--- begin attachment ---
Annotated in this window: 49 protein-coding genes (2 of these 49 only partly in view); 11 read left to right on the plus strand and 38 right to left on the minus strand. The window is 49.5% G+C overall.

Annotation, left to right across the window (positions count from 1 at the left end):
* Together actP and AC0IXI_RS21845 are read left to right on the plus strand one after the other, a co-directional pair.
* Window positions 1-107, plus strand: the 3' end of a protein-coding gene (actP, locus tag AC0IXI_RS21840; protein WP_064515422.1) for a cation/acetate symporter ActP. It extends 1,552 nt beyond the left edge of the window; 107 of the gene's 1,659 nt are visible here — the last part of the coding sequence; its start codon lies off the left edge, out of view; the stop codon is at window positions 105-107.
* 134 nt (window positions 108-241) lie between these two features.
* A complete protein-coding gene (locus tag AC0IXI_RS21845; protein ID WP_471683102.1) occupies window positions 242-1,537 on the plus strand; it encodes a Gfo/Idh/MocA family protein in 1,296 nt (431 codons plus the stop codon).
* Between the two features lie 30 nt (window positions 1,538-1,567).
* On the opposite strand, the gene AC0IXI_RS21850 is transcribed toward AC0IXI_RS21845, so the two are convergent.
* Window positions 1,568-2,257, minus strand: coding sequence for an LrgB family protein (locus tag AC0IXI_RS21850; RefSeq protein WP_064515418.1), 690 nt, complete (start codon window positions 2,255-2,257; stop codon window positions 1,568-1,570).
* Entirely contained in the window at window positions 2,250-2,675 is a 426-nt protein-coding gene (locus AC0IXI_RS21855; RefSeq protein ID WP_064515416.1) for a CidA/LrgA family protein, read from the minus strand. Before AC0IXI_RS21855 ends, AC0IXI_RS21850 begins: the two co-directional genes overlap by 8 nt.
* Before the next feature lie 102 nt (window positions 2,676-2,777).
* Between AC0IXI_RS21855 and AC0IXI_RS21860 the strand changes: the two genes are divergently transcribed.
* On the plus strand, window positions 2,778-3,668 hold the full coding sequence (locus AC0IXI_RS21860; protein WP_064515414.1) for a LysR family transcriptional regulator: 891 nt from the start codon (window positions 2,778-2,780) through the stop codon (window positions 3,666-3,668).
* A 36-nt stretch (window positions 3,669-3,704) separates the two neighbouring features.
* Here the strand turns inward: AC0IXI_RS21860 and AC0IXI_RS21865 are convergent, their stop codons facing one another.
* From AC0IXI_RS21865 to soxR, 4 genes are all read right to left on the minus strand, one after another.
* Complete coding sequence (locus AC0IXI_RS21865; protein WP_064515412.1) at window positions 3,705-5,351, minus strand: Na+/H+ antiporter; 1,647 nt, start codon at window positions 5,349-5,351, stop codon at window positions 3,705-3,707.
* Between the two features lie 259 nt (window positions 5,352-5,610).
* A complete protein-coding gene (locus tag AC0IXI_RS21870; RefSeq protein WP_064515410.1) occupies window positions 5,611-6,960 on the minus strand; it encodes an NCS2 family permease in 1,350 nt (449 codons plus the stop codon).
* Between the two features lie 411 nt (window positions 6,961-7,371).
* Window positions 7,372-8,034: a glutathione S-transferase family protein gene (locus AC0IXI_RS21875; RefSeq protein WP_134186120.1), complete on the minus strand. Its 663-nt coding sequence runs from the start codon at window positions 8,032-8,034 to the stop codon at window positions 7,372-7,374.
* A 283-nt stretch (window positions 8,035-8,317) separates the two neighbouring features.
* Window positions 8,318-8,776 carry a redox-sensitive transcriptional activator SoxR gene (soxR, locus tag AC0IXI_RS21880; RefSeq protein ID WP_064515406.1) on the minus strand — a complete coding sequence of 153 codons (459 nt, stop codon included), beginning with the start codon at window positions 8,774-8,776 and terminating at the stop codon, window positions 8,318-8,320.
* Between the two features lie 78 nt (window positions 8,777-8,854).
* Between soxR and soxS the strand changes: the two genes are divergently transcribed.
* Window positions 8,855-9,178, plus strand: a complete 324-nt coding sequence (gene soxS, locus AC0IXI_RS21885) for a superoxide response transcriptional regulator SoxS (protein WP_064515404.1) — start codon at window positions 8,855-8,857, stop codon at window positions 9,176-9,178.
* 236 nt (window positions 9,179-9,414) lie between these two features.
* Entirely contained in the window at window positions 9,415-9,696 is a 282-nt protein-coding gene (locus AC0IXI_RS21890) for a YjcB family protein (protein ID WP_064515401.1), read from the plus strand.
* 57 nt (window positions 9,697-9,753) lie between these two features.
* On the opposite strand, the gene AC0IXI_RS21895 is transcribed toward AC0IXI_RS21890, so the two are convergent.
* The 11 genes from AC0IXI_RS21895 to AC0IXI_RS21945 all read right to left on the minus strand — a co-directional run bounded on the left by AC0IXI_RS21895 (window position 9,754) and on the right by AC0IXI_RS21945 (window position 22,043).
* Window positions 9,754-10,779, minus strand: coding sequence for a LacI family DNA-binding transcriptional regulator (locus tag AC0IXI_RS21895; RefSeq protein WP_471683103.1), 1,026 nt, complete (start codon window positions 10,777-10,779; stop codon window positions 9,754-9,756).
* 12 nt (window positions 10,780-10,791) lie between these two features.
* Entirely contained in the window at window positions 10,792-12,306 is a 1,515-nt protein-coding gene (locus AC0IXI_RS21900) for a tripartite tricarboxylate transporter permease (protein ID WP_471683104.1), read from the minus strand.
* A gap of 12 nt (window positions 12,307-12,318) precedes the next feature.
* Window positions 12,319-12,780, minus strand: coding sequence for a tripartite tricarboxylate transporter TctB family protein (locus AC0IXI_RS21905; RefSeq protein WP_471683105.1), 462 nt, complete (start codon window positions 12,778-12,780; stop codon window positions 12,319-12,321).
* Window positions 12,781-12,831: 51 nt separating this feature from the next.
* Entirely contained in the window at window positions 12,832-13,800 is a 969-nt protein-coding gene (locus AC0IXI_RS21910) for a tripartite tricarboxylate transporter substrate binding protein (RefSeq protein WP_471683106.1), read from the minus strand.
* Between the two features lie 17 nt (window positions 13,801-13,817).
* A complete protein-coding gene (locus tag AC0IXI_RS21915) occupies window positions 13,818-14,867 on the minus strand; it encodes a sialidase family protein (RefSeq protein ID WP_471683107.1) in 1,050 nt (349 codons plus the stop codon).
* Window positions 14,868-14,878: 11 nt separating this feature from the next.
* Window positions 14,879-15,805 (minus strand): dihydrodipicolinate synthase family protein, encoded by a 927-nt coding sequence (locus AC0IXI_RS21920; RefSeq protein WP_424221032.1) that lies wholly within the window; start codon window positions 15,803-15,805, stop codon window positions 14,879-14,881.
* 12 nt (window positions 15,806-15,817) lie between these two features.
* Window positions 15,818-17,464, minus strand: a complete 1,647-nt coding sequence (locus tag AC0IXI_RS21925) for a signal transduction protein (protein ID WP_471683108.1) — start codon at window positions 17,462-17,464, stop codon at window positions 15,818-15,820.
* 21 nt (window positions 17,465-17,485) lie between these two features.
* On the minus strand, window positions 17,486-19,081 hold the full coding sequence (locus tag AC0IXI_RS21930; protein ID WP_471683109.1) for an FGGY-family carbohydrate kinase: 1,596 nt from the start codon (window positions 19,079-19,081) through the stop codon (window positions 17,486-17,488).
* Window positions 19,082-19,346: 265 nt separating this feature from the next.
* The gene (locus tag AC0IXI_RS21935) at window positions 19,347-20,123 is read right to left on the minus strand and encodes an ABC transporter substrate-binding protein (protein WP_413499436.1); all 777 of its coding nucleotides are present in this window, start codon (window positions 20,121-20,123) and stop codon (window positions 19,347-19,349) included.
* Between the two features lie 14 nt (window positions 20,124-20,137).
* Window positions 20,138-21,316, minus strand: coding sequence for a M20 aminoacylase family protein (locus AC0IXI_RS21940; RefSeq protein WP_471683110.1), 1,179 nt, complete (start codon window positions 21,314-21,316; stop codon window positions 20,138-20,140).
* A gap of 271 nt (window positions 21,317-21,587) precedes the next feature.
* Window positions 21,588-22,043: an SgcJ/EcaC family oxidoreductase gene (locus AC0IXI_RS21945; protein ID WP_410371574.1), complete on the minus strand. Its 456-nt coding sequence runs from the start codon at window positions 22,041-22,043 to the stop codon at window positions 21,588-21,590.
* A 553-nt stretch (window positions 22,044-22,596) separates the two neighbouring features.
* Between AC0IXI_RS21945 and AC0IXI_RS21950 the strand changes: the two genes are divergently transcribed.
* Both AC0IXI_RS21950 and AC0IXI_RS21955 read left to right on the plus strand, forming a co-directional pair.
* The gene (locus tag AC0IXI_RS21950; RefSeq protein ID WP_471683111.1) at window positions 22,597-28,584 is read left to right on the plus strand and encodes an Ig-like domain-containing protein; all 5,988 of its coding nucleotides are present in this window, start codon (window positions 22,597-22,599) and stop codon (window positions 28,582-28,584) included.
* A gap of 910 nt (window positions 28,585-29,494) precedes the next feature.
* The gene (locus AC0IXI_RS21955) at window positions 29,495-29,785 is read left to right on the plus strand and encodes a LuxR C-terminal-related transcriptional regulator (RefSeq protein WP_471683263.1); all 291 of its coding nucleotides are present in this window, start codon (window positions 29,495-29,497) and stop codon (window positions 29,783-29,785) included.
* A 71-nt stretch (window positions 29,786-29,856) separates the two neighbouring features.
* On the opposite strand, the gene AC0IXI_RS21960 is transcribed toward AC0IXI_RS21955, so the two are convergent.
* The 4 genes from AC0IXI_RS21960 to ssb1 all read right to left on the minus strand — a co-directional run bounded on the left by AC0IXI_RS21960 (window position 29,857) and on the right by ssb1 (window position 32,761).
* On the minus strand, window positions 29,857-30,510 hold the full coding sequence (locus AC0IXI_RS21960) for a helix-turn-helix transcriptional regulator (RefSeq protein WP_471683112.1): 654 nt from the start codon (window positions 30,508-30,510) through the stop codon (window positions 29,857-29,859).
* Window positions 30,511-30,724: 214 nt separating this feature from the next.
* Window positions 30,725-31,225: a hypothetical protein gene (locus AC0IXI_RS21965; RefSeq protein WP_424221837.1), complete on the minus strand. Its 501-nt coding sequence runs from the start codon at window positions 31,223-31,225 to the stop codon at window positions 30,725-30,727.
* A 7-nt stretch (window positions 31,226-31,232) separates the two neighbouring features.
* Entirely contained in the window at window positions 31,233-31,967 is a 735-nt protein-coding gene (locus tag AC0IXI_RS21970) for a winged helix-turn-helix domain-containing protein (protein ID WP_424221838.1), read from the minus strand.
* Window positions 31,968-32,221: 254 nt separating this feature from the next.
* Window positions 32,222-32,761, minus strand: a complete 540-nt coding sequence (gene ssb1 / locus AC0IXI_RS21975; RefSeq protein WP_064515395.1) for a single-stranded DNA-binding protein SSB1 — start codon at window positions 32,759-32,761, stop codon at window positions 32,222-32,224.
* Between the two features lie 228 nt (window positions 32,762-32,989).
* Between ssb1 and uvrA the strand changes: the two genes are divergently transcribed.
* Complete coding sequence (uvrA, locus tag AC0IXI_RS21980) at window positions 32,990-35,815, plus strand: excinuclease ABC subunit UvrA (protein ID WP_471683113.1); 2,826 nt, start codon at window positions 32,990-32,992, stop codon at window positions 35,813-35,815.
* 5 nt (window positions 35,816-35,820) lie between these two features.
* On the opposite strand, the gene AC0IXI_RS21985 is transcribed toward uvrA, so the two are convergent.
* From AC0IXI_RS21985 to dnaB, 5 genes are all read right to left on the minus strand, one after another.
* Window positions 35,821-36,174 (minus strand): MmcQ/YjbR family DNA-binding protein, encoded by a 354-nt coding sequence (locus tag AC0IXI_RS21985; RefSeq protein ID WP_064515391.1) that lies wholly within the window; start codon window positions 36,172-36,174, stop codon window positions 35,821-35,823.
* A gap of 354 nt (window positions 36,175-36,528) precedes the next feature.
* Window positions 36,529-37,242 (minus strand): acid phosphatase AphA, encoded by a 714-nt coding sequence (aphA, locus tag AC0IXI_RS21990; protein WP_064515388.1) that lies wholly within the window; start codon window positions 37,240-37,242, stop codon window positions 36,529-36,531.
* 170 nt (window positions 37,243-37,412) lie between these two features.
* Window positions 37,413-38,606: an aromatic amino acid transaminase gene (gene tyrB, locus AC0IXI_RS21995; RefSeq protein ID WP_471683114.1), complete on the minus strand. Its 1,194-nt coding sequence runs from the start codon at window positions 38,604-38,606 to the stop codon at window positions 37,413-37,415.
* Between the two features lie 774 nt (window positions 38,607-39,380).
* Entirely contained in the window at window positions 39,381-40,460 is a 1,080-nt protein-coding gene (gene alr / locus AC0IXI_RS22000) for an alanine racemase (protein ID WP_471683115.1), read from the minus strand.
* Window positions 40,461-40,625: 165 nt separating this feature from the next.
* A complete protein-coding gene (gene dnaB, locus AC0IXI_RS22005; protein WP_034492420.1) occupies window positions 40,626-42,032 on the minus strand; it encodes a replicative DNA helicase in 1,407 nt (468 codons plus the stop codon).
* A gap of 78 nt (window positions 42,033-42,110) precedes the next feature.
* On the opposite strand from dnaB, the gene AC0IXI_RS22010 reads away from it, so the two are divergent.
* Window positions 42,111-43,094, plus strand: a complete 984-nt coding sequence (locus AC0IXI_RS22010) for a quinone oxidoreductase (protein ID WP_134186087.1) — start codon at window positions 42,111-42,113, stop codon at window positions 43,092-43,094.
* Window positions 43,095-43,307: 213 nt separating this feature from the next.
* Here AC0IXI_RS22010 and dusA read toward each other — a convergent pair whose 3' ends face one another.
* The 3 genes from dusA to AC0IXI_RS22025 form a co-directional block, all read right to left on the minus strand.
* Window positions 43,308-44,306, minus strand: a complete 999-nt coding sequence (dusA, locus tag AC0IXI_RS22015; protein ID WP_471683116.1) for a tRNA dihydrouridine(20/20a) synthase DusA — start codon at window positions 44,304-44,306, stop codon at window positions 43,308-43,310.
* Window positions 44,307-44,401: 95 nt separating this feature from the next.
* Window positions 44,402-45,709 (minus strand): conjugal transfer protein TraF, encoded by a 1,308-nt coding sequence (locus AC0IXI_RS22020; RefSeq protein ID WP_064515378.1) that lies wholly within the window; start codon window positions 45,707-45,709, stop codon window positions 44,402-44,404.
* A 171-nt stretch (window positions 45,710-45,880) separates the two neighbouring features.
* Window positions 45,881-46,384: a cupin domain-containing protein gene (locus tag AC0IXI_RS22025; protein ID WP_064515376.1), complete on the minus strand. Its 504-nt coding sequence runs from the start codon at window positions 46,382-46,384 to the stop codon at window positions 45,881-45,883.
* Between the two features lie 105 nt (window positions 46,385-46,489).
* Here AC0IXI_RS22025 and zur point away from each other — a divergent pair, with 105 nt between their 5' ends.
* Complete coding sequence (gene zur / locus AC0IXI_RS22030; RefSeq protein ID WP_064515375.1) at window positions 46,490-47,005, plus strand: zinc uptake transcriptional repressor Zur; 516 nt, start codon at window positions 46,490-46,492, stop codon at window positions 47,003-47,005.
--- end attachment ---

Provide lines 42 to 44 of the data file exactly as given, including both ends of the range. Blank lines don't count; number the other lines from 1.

* Window positions 14,879-15,805 (minus strand): dihydrodipicolinate synthase family protein, encoded by a 927-nt coding sequence (locus AC0IXI_RS21920; RefSeq protein WP_424221032.1) that lies wholly within the window; start codon window positions 15,803-15,805, stop codon window positions 14,879-14,881.
* 12 nt (window positions 15,806-15,817) lie between these two features.
* Window positions 15,818-17,464, minus strand: a complete 1,647-nt coding sequence (locus tag AC0IXI_RS21925) for a signal transduction protein (protein ID WP_471683108.1) — start codon at window positions 17,462-17,464, stop codon at window positions 15,818-15,820.